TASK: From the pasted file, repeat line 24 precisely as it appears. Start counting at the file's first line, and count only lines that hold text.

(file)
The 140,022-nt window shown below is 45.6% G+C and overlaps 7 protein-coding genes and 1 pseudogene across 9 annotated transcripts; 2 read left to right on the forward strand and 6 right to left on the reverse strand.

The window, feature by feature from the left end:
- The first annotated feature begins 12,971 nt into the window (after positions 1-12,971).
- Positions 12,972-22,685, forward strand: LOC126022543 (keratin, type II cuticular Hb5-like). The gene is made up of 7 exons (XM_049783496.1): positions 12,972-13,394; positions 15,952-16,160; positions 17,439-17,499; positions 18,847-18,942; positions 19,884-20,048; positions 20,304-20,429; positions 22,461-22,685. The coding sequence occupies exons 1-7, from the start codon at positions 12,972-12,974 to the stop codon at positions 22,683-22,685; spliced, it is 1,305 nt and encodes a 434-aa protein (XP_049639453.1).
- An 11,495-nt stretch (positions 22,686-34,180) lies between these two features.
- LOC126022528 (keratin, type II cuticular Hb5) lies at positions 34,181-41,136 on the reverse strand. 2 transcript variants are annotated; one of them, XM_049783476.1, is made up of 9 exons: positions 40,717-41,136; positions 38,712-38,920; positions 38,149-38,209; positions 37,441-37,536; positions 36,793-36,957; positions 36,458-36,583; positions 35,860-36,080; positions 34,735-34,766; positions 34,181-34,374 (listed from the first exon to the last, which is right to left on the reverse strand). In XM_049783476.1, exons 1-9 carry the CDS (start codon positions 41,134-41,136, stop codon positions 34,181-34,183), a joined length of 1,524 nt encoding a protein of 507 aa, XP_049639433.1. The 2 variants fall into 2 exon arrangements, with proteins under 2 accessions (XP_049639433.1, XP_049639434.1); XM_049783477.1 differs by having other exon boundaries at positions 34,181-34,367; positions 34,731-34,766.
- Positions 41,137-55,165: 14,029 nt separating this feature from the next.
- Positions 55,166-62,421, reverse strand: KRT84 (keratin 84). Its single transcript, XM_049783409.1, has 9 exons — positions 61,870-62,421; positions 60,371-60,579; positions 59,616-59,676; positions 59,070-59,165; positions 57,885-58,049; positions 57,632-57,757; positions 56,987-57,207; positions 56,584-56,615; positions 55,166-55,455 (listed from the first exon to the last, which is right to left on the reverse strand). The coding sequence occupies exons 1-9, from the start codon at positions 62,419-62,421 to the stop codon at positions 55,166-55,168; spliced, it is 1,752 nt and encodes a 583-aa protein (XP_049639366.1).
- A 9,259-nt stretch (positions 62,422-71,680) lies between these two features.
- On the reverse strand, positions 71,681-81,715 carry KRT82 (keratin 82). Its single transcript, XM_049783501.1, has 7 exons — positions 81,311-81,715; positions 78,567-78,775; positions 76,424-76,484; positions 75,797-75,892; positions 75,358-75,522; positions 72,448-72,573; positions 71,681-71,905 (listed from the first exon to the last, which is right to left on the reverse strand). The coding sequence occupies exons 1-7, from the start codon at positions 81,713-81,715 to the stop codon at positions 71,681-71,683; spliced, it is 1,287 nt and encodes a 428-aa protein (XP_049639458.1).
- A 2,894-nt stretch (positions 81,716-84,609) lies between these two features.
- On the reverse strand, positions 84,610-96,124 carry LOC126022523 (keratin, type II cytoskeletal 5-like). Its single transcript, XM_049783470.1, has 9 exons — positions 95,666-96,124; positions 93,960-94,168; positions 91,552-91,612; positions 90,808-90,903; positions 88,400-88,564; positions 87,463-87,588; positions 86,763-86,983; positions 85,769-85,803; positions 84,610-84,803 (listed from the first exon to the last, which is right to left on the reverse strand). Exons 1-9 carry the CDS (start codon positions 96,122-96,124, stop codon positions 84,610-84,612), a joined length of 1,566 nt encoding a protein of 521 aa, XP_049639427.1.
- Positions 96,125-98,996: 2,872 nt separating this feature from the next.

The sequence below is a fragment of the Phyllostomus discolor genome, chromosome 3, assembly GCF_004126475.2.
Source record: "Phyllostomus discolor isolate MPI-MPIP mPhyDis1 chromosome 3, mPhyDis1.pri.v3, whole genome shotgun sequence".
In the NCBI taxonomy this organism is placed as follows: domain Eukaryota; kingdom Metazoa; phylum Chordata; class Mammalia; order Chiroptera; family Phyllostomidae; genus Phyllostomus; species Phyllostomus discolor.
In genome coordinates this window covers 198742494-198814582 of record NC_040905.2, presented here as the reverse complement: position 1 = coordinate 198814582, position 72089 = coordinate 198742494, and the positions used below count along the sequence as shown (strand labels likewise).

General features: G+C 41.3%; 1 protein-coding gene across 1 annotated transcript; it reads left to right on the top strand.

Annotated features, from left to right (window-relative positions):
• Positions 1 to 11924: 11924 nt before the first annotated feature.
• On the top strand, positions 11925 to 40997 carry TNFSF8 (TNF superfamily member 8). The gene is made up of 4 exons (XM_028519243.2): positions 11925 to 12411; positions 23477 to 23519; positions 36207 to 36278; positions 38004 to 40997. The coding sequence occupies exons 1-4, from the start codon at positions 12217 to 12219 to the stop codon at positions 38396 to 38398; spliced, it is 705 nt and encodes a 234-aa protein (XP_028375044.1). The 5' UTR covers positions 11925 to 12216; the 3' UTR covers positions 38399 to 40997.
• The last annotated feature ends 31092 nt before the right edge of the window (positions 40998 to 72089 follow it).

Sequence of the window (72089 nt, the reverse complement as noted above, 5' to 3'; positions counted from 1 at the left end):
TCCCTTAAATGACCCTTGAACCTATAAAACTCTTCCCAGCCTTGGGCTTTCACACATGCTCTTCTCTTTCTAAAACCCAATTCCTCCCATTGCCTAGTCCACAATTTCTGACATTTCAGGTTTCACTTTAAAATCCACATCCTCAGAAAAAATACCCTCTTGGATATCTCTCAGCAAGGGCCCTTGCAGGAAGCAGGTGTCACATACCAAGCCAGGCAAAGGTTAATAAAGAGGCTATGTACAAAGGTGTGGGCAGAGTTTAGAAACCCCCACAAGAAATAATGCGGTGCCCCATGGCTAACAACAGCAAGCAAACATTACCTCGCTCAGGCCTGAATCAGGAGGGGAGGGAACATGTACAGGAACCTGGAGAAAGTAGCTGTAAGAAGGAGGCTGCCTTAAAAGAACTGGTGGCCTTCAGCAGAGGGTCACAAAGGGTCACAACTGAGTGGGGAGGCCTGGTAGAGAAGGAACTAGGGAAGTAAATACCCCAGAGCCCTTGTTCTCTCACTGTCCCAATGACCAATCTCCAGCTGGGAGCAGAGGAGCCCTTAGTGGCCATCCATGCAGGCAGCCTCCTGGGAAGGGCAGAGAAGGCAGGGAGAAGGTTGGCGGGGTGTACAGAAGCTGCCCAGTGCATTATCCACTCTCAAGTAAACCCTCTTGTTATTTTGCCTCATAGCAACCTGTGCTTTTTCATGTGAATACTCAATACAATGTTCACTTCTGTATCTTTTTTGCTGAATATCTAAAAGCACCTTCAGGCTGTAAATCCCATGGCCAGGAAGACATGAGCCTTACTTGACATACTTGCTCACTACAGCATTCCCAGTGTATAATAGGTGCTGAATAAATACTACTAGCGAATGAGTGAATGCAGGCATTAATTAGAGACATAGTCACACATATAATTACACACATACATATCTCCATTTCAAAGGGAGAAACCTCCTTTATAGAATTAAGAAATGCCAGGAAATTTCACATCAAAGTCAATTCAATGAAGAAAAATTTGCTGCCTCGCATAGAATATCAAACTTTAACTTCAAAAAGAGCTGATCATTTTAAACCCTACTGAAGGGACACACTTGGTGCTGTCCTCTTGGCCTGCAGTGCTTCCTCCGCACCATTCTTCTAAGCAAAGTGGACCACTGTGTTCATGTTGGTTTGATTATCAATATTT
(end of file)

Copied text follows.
TCCCTTAAATGACCCTTGAACCTATAAAACTCTTCCCAGCCTTGGGCTTTCACACATGCTCTTCTCTTTCTAAAACCCAATTCCTCCCATTGCCTAGTCCACAATTTCTGACATTTCAGGTTTCACTTTAAAATCCACATCCTCAGAAAAAATACCCTCTTGGATATCTCTCAGCAAGGGCCCTTGCAGGAAGCAGGTGTCACATACCAAGCCAGGCAAAGGTTAATAAAGAGGCTATGTACAAAGGTGTGGGCAGAGTTTAGAAACCCCCACAAGAAATAATGCGGTGCCCCATGGCTAACAACAGCAAGCAAACATTACCTCGCTCAGGCCTGAATCAGGAGGGGAGGGAACATGTACAGGAACCTGGAGAAAGTAGCTGTAAGAAGGAGGCTGCCTTAAAAGAACTGGTGGCCTTCAGCAGAGGGTCACAAAGGGTCACAACTGAGTGGGGAGGCCTGGTAGAGAAGGAACTAGGGAAGTAAATACCCCAGAGCCCTTGTTCTCTCACTGTCCCAATGACCAATCTCCAGCTGGGAGCAGAGGAGCCCTTAGTGGCCATCCATGCAGGCAGCCTCCTGGGAAGGGCAGAGAAGGCAGGGAGAAGGTTGGCGGGGTGTACAGAAGCTGCCCAGTGCATTATCCACTCTCAAGTAAACCCTCTTGTTATTTTGCCTCATAGCAACCTGTGCTTTTTCATGTGAATACTCAATACAATGTTCACTTCTGTATCTTTTTTGCTGAATATCTAAAAGCACCTTCAGGCTGTAAATCCCATGGCCAGGAAGACATGAGCCTTACTTGACATACTTGCTCACTACAGCATTCCCAGTGTATAATAGGTGCTGAATAAATACTACTAGCGAATGAGTGAATGCAGGCATTAATTAGAGACATAGTCACACATATAATTACACACATACATATCTCCATTTCAAAGGGAGAAACCTCCTTTATAGAATTAAGAAATGCCAGGAAATTTCACATCAAAGTCAATTCAATGAAGAAAAATTTGCTGCCTCGCATAGAATATCAAACTTTAACTTCAAAAAGAGCTGATCATTTTAAACCCTACTGAAGGGACACACTTGGTGCTGTCCTCTTGGCCTGCAGTGCTTCCTCCGCACCATTCTTCTAAGCAAAGTGGACCACTGTGTTCATGTTGGTTTGATTATCAATATTT